# How to find zeros of a transfer function

Given the following transfer function,

$$H(z) = \frac{6 + 4z^{-1}}{2 + 5z^{-1} - 3z^{-2}}$$

How do we find the zeros of the transfer function? We can write the above expression as

$$\frac{3(1+\frac{2}{3}z^{-1})}{(1-\frac{1}{2}z^{-1})(1 + 3z^{-1})}$$

As per the above expression, the system has one zero at $$z = -\frac{2}{3}$$. Alternatively, $$H(z)$$ can be written as

$$H(z) = \frac{z(6z + 4)}{2z^{2} + 5z - 3}$$

In this case, there is an additional zero at $$z = 0$$. Can anyone explain what is going on here and which of the two solutions is correct?

• If you solve for the poles of both cases, what do you get? Commented Dec 17, 2022 at 9:14
• $z = \frac{1}{2}$, $z = -3$ in both cases (?) Commented Dec 17, 2022 at 9:23
• No, in the first case it's 2 and -1/3, and in the other it's 1/2 and -3. Can you spot the pattern? Commented Dec 17, 2022 at 9:31
• This is basically the same question, take a look. Commented Dec 17, 2022 at 11:44
• @aconcernedcitizen: the OP is correctly finding the zeros in z in both cases. Just because you express something as a polynomial in $-^{-1}$ that doesn't you can't solve it for roots in $z$. Commented Dec 17, 2022 at 15:53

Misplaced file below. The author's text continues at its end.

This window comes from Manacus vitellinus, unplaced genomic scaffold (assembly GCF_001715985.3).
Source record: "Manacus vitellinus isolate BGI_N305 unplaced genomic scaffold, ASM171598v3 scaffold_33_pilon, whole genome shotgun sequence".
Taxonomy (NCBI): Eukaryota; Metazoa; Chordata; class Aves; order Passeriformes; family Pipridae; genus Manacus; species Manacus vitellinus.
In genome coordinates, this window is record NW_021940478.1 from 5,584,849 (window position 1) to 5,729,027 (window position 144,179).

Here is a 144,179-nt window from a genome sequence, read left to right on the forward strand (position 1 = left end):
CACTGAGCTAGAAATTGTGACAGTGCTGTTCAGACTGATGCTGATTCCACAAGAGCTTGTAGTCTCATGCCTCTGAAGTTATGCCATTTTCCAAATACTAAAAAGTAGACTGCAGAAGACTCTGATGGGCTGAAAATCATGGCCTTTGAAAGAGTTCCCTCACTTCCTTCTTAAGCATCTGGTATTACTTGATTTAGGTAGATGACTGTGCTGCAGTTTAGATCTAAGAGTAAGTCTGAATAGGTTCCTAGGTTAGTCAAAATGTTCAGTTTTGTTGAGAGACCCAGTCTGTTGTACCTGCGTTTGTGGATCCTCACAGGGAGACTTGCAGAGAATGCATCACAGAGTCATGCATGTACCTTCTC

Your first solution is just incomplete because you apparently find it harder to see the zero at $$z=0$$ if the transfer function is written in powers of $$z^{-1}$$. But with a bit of practice you could see that as $$z\to 0$$, the $$z^{-2}$$ term in the denominator goes to infinity faster than the term with $$z^{-1}$$ in the numerator, making the whole expression approach zero for $$z\to 0$$.
Also note that due to the term $$z^{-2}$$ in the denominator, you have a second order transfer function, which must have two poles as well as two zeros. If only one of them is obvious to you, make sure you look at the cases $$z\to 0$$ and $$z\to\infty$$.
If you look at the part $$f(z)=-3z^{-2}$$ from your first formula and if that equals to $$f(z)=\frac{-3}{z²}$$ you got division by zero there for $$z=0$$. When you move z up from denominator to numerator in your last formula, where you changed it from $$\frac{1}{z^{-x} }$$ to $$z^x$$, your division by zero turns into an additional zero of your formula.